poem index

sign up to receive a new poem-a-day in your inbox

About this Poem 

“A Gift” was originally published in Lowell’s second collection of poems, Sword Blades and Poppy Seeds (The Macmillan Company, 1914).

A Gift

Amy Lowell, 1874 - 1925

See! I give myself to you, Beloved!
My words are little jars
For you to take and put upon a shelf.
Their shapes are quaint and beautiful,
And they have many pleasant colours and lusters
To recommend them.
Also the scent from them fills the room
With sweetness of flowers and crushed grasses.

When I shall have given you the last one,
You will have the whole of me,
But I shall be dead.

This poem is in the public domain. 

This poem is in the public domain. 

Amy Lowell

Amy Lowell

Born in 1874, Amy Lowell was deeply interested in and influenced by the Imagist movement and she received the Pulitzer Prize for her collection What's O'Clock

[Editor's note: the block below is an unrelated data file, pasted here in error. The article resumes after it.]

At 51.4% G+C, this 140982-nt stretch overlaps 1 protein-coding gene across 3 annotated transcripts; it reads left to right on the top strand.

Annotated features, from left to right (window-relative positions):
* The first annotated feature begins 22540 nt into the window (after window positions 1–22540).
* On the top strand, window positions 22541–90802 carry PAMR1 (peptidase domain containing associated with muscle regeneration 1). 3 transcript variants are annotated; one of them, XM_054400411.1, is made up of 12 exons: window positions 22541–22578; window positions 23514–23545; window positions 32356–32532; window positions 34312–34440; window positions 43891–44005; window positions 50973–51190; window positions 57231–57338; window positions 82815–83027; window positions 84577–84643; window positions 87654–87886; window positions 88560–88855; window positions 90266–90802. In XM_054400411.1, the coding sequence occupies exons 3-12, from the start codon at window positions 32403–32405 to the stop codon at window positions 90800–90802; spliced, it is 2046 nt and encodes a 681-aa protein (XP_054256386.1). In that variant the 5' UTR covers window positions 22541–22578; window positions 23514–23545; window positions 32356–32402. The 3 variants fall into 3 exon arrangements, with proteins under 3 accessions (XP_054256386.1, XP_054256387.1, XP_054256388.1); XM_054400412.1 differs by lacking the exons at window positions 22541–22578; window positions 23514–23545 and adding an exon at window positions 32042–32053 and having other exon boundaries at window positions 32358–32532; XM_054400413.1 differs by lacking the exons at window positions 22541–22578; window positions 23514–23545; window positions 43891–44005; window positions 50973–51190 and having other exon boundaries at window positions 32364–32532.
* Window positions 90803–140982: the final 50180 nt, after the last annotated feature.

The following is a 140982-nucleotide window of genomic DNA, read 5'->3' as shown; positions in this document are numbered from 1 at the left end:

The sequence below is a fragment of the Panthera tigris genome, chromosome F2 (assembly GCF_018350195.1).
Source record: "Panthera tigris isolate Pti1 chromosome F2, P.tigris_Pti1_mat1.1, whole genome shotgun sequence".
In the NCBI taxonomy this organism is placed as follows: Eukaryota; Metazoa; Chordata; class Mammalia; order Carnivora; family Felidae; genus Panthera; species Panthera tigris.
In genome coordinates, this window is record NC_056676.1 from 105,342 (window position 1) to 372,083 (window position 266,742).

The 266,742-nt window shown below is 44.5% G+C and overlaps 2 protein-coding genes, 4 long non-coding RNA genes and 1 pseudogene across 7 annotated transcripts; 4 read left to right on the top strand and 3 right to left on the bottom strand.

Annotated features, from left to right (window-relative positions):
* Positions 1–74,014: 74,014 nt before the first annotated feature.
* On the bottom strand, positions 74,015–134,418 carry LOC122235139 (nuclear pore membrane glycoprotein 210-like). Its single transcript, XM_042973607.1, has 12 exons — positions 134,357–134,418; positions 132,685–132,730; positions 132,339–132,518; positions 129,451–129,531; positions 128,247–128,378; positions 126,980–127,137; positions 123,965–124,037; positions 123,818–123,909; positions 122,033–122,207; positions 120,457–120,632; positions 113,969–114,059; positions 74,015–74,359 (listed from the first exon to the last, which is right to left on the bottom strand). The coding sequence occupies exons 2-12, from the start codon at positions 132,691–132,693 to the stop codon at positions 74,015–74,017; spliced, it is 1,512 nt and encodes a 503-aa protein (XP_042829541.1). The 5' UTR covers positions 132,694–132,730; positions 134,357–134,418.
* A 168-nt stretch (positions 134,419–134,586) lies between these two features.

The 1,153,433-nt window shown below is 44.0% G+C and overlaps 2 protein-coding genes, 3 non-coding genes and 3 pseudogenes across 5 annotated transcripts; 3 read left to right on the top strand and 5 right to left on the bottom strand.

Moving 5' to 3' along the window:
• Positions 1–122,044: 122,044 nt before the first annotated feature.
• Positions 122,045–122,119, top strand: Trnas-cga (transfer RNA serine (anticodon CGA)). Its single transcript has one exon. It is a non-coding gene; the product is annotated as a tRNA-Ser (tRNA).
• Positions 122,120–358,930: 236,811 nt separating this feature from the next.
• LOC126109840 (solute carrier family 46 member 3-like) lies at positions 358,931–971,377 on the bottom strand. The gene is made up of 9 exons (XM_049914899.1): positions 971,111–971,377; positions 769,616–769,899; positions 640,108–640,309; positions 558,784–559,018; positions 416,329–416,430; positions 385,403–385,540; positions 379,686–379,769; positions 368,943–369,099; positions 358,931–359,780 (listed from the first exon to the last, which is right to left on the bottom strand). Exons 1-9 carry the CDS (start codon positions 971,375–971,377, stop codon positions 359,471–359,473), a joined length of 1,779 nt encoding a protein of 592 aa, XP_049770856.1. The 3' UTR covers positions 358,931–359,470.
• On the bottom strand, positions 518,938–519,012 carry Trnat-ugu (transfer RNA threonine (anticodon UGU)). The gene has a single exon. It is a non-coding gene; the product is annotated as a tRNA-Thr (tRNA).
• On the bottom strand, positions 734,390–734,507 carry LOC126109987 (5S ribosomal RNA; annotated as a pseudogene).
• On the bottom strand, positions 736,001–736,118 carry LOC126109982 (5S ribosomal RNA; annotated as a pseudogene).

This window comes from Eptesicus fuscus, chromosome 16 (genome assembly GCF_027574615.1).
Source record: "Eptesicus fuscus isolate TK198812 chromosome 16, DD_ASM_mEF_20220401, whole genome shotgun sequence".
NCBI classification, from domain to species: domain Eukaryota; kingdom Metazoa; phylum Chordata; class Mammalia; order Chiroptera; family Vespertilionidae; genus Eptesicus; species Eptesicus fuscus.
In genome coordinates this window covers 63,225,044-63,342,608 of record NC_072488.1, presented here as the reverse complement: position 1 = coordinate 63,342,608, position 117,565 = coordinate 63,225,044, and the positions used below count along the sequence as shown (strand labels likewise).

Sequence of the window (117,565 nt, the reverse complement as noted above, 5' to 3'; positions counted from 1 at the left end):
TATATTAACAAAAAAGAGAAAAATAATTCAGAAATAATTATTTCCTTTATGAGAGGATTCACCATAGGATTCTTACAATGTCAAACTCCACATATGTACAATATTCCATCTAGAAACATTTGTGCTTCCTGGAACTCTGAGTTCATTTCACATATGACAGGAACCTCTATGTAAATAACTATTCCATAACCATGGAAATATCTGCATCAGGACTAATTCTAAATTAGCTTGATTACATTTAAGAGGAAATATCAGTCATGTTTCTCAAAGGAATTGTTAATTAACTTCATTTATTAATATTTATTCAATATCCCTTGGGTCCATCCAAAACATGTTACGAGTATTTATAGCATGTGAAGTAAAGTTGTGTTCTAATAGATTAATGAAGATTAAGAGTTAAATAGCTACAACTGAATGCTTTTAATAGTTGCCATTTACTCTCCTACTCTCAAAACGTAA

by this poet

Some men there are who find in nature all
Their inspiration, hers the sympathy
Which spurs them on to any great endeavor,
To them the fields and woods are closest friends,
And they hold dear communion with the hills;
The voice of waters soothes them with its fall,
And the great winds bring healing in their sound
The scent of hyacinths, like a pale mist, lies 

   between me and my book;	
And the South Wind, washing through the room,	
Makes the candles quiver.	
My nerves sting at a spatter of rain on the shutter,	
And I am uneasy with the thrusting of green shoots	        
Outside, in the night.	
Why are you not here

In the cloud-grey mornings
I heard the herons flying;
And when I came into my garden,
My silken outer-garment
Trailed over withered leaves.
A dried leaf crumbles at a touch,
But I have seen many Autumns
With herons blowing like smoke
Across the sky.